a solid state amplifier having a plurality of solid state stages, and
a vacuum tube signal limiter connected to the output of one of said solid state stages, said vacuum tube signal limiter comprising:
first and second oppositely poled vacuum tubes each having a plate, a grid and a cathode, each of said vacuum tubes having its plate connected to its grid,and
means for applying reverse bias to each of said vacuum tubes to suppress space charge,
each of said vacuum tubes having applied supply potential that causes substantially no potential from its plate to its cathode, whereby current does not flow throuqh said vacuum tubes and they exhibit no microphonics.
11. A musical instrument amplifier comprising:
a solid state amplifier having a solid state amplifying stage, said amplifying stage having an output and being connected to have substantially zero DC potential at said output,
first and second vacuum tubes connected to said solid state amplifier stage output, each said vacuum tube having cathode, grid and plate electrodes, said plate electrode of said first vacuum tube and said cathode electrode of said second vacuum tube being connected to said solid state amplifier stage output, said cathode electrode of said first vacuum tube and said plate electrode of said second vacuum tube being connected to ground, the grid and plate electrodes of each of said vacuum tubes being connected to one another, and
means for applying reverse bias to the cathode of said first vacuum tube and the plate of said second vacuum tube.
12. A musical instrument amplifier comprising:
an amplifier having a plurality of amplifying stages,
a vacuum tube signal limiter connected to the output of one of said amplifying stages, said vacuum tube signal limiter comprising:
first and second oppositely poled vacuum tubes each having a plate electrode, a grid electrode and a cathode electrode, and
both of said vacuum tubes being connected to have no significant potential between their electrodes,
the plate electrode of each of said vacuum tubes being connected to its grid electrode, and
means for applying reverse bias to each of said vacuum tubes to suppress space charge.
13. A musical instrument amplifier, which comprises:
an amplifier having a plurality of solid state amplifying stages,
a vacuum tube signal magnitude limiter incorporating tube means, and
means to connect said vacuum tube signal magnitude limiter to the output of one of said solid state stages, and to connect said vacuum tube signal magnitude limiter in such manner that said amplifier is substantially unaffected by said vacuum tube signal magnitude limiter during periods when said amplifier is operating in its linear range, and also in such manner that vacuum tube-type distortion is achieved during periods when said amplifier is operating at a level above its linear range,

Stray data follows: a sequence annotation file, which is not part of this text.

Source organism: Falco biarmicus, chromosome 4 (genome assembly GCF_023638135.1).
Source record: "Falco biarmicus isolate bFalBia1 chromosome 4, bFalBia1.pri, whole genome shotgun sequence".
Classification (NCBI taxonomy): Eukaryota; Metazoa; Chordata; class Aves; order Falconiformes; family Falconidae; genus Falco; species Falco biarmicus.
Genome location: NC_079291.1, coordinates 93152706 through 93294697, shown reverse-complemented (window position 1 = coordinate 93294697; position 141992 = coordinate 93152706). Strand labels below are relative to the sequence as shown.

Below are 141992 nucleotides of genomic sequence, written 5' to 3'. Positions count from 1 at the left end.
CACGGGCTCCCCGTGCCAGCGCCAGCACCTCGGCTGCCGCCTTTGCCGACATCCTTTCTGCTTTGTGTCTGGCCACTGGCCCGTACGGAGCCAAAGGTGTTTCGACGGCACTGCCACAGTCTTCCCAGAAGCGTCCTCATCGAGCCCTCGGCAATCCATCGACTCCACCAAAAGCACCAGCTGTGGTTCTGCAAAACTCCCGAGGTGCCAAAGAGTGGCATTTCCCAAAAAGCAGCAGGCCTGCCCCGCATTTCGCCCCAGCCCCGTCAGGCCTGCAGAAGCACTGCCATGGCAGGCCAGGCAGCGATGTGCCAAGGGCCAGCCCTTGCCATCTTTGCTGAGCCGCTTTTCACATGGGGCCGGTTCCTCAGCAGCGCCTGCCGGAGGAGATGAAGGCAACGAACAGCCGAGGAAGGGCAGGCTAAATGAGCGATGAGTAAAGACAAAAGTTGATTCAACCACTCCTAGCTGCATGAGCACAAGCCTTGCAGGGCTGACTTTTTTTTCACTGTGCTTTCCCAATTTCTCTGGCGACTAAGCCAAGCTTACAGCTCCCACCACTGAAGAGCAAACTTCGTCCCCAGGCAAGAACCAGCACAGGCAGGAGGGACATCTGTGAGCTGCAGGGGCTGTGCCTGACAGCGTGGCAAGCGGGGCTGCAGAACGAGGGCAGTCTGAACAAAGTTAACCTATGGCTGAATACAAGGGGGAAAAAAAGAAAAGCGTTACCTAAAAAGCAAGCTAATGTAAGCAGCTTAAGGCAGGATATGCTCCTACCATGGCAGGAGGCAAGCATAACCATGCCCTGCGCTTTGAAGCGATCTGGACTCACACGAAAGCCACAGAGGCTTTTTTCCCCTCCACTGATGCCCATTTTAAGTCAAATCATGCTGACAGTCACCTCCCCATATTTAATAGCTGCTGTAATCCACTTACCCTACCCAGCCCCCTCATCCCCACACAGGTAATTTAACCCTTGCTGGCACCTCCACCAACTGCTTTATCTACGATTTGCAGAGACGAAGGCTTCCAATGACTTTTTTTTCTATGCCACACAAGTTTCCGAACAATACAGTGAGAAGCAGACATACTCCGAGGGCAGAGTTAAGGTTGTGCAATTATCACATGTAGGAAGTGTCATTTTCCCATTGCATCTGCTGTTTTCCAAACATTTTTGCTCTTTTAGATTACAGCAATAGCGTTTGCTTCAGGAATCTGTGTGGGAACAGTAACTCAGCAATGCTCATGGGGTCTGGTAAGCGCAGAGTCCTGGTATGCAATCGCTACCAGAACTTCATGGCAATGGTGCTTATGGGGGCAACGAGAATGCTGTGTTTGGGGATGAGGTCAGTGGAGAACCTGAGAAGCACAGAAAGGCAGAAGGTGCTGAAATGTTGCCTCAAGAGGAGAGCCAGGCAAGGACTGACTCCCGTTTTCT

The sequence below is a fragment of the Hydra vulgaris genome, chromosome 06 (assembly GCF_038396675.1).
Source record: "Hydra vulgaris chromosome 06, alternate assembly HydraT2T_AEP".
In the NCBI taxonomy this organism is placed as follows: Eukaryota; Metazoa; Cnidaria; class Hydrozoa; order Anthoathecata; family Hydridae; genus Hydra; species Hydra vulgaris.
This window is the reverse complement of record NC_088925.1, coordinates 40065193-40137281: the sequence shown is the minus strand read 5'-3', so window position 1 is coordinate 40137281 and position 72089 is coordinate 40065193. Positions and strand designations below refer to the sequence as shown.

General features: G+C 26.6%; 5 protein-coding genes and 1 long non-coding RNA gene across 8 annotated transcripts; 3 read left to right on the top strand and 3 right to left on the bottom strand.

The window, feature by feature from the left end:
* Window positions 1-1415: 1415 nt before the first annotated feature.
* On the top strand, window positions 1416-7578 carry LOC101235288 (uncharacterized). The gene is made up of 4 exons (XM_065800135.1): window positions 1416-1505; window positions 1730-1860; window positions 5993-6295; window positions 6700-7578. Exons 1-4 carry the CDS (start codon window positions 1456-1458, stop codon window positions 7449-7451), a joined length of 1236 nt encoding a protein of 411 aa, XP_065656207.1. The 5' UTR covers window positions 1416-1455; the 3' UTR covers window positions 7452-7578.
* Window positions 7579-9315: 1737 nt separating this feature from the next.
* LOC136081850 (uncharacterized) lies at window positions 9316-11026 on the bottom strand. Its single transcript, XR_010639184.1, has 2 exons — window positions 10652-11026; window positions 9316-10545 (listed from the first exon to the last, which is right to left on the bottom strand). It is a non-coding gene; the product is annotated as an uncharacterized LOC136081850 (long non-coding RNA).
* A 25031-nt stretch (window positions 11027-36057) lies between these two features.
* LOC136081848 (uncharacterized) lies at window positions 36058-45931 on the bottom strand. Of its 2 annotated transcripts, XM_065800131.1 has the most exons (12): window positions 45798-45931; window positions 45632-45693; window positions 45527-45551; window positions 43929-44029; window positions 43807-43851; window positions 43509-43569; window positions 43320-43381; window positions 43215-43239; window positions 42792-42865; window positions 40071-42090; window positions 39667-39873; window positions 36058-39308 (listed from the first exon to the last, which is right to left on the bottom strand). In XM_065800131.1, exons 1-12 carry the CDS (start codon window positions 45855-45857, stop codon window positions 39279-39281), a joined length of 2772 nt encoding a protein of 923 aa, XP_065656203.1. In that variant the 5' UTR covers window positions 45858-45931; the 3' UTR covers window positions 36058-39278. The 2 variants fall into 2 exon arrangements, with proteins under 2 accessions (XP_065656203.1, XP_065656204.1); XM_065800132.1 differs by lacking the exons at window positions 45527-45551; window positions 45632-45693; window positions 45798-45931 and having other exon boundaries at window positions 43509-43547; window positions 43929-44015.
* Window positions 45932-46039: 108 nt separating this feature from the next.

thereby achieving benefits of both solid state amplifiers and vacuum tube amplifiers.
14. The musical instrument amplifier of claim 13 wherein means are provided to apply reverse bias to said vacuum tube means of said vacuum tube signal magnitude limiter.
Description
BACKGROUND OF THE INVENTION

1. Field of the Invention

The present invention relates to electrical amplifiers for musical instruments (musical instrument amplifiers), and more particularly concerns an amplifier that exhibits improved nonlinear operation.

2. Description of Related Art

Despite the well known benefits of solid state components, amplifiers using vacuum tube amplification stages are still used, and preferred by many musicians, particularly for the unique sound produced by vacuum tubes operating in a distortion or nonlinear region. However, some amplifiers for musical instruments, such as those designed for electric bass instruments for example, are seldom driven into nonlinear operation, so that sound characteristics during nonlinear operation are of little consequence. Therefore, such linear operation amplifiers may readily take advantage of the many advantages of all solid state construction with little compromise of desirable characteristics. It is well known of course, that solid state amplifiers have many advantages, including the fact that they are more reliable than tube type amplifiers, cheaper, lighter and simpler to handle on a production line. Nevertheless, a number of amplifiers, such as those designed for operation with an electric guitar, are frequently driven into nonlinear operation during a normal performance. Sound characteristics of such instruments during nonlinear operation are of great significance to the musician. In the solid state amplifier, performance during nonlinear operation is controlled by solid state clipping diodes having conduction characteristics that provide the distorted sound of nonlinear operation. This distorted, nonlinear sound in an all solid state amplifier is not desired or acceptable to some musicians, and accordingly vacuum tube amplifiers are often used by those who prefer the sound of tubes in nonlinear operation. In the vacuum tube amplifier, circuitry is arranged to cause the amplifying vacuum tubes to be overdriven at times so that the nonlinear operation effectively occurs in overdriven vacuum tube amplifier stages. Sound of such overdriven vacuum tubes is greatly preferred by some musicians who are thus willing to forego the advantages of a solid state amplifier in order to obtain the preferred tube type nonlinear operation. Therefore, the musician must make a choice between desired tube sound and advantages of solid state components.